IT Disaster Recovery Tips for Small Businesses
Every business needs to have a disaster recovery plan. However, the word “disaster” often brings to mind natural occurrences only. With this in mind, most small businesses are well-prepared to manage natural disasters but fall short when human-made disasters strike. One of the most formidable human-made disasters is damage to the IT infrastructure of an organization or unauthorized access of a cybercriminal into a company’s system.
Microsoft estimates the cost of a data breach to an average organization to be $3.8 million. Even if the monetary damage is lower for small businesses, its magnitude suggests that a small business will find it costly to recover from a cyber attack. However, small businesses can reduce their proneness to successful cyber attacks if they take these steps:
Do not take passwords for granted
Allowing employees to use weak or default passwords to access company systems and applications is a recipe for disaster. Requiring passwords to be complex and changed regularly is a simple way to safeguard your network. You might be surprised to know that “123456” remained the most common password in 2016 and 2017. Allowing simple passwords to be used creates an easy entry point for cybercriminals.
Employees should be required to change their passwords as soon as they are given their initial credentials to access a service or device. More importantly, company IT policy should enforce robust passwords and frequent password changes.
Keep your systems up to date
Software and hardware vendors release patches and updates regularly. The bulk of these regular updates are to address bugs and security flaws, not to include new features. Outdated software and hardware versions are an open invitation for cybercriminals to attack an organization’s network.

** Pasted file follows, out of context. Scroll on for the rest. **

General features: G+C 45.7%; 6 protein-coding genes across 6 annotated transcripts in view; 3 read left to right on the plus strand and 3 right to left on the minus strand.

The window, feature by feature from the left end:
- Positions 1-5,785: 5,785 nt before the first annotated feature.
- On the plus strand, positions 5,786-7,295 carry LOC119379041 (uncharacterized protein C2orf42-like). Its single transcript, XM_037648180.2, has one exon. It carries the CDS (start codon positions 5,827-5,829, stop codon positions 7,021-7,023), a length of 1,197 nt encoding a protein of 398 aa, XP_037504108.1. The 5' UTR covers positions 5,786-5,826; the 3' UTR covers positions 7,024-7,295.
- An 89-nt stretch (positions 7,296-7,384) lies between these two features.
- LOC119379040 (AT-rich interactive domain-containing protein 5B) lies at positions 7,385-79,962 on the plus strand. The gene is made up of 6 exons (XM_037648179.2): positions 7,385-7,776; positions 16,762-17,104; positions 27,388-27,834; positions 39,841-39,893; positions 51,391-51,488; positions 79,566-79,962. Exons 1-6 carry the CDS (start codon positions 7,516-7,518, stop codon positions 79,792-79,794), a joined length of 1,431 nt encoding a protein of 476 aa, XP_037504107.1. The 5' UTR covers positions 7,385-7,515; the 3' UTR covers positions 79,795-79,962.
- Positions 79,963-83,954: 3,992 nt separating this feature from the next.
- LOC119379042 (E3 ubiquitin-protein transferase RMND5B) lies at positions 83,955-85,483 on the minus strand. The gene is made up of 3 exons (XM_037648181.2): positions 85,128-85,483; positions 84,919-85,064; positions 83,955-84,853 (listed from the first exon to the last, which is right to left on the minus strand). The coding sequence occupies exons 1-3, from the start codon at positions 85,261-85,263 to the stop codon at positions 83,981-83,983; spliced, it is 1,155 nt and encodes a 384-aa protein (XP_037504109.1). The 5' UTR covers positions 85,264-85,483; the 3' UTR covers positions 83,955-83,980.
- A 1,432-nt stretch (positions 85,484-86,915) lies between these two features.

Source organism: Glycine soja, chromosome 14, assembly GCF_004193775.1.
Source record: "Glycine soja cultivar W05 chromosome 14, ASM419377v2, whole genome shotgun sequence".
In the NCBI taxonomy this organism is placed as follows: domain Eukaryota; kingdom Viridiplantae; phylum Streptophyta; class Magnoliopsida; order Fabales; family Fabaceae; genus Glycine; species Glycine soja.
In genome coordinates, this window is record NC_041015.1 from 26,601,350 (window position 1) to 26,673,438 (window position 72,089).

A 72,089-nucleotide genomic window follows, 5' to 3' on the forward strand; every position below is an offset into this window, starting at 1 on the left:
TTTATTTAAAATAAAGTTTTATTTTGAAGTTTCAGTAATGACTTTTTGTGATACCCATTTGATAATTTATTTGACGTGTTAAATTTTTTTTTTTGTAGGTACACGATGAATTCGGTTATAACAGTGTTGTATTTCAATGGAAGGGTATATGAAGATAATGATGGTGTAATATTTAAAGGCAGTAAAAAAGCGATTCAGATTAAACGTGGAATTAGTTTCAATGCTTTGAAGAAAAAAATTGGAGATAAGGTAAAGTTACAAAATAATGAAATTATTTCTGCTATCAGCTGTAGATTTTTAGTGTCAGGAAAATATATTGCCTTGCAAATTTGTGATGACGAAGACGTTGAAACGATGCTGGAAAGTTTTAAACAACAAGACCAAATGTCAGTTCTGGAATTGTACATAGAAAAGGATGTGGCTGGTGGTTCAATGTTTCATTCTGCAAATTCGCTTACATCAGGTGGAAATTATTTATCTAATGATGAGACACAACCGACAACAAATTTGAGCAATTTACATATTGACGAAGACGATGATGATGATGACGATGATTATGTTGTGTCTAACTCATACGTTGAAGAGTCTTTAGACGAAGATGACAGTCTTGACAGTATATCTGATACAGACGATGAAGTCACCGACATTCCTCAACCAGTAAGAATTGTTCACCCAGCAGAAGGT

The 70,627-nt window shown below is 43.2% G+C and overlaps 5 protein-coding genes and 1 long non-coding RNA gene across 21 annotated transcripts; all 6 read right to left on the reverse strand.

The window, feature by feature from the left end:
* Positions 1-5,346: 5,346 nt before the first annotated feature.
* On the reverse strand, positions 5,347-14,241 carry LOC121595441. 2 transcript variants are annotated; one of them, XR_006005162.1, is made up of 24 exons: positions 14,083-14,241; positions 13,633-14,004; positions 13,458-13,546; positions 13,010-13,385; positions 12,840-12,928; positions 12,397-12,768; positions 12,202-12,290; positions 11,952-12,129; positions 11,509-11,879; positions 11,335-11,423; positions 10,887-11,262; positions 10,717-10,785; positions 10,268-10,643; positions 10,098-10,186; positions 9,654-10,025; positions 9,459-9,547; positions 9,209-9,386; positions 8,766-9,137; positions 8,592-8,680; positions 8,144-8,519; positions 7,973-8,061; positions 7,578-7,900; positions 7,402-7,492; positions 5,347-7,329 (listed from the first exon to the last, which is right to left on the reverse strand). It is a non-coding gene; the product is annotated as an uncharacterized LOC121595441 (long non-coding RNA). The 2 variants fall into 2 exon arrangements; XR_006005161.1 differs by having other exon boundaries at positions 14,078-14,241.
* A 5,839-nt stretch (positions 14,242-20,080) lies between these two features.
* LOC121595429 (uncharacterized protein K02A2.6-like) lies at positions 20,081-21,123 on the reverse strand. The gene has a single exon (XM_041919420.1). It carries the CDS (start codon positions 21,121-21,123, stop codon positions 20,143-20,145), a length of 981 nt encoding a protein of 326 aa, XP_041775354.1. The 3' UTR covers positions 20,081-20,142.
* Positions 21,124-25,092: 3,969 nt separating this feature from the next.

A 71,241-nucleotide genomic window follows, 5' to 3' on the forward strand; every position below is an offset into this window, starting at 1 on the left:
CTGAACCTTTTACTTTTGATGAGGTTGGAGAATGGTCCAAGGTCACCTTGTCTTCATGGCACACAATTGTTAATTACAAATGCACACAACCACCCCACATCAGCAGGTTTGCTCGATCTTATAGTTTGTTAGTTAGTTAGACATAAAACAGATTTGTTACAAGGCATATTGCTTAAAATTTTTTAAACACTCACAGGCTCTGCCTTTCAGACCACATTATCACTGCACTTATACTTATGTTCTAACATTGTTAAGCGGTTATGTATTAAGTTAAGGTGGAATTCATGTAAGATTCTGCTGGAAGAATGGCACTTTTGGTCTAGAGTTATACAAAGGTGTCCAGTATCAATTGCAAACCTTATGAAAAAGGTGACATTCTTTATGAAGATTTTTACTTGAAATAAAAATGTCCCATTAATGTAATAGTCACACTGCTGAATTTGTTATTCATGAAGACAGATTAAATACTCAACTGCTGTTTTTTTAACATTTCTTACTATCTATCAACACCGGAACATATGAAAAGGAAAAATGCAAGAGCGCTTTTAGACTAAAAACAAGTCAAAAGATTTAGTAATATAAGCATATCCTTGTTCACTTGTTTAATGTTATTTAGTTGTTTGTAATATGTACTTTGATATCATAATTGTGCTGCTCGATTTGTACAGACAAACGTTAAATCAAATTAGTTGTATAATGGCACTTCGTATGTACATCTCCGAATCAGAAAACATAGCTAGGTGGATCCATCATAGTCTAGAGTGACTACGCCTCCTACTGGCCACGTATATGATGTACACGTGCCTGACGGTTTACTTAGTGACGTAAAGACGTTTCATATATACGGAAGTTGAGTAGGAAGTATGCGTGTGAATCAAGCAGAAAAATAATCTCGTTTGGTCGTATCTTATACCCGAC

Your IT team should be vigilant about deploying patches and security updates. Utilizing the most current, secure versions of software and hardware on your network will help prevent outside individuals from accessing your sensitive information.
Install Antivirus and Anti-malware protection
Every device that connects to your organization’s network should have antivirus and anti-malware software installed on it. These devices include computers, smartphones, tablets and anything that can connect to your network. It takes only one infected device to compromise your entire environment. With a robust Antivirus solution deployed, an infected machine can be prevented from spreading its payload to other devices on the network, and protect your data.
Have a good backup plan
Having backups is the most critical step you can take to make IT disaster recovery possible for your small business. Whether from hardware failure, human error, or a cyber-attack, you need to be sure your company data is accessible in the event disaster strikes. Having a current – and tested – backup of your environment is of paramount importance. With a proper backup plan in place, you can recover from any disaster scenario.
Hire Managed IT Services
If there is one thing that keeps small businesses from being as protected as large corporations, it’s their limited budget. However, a tight budget is no excuse for small businesses to leave their systems vulnerable, due to the availability of managed IT services. Small business owners can outsource their IT to these experienced professionals who will oversee every IT process within the organization. From acting as a helpdesk to helping the business recover from a cyber-attack, managed IT services can provide small businesses with full IT coverage.
While the idea of having an in-house team of IT professionals might sound enticing you, it’s not necessarily viable for small businesses due to the costs involved. Managed IT services are, on the other hand, are only a fraction of the cost of having an in-house IT department. In the end, it is imperative for every small business owner to take IT security as a top-priority issue and get over the “why will they attack my business” attitude.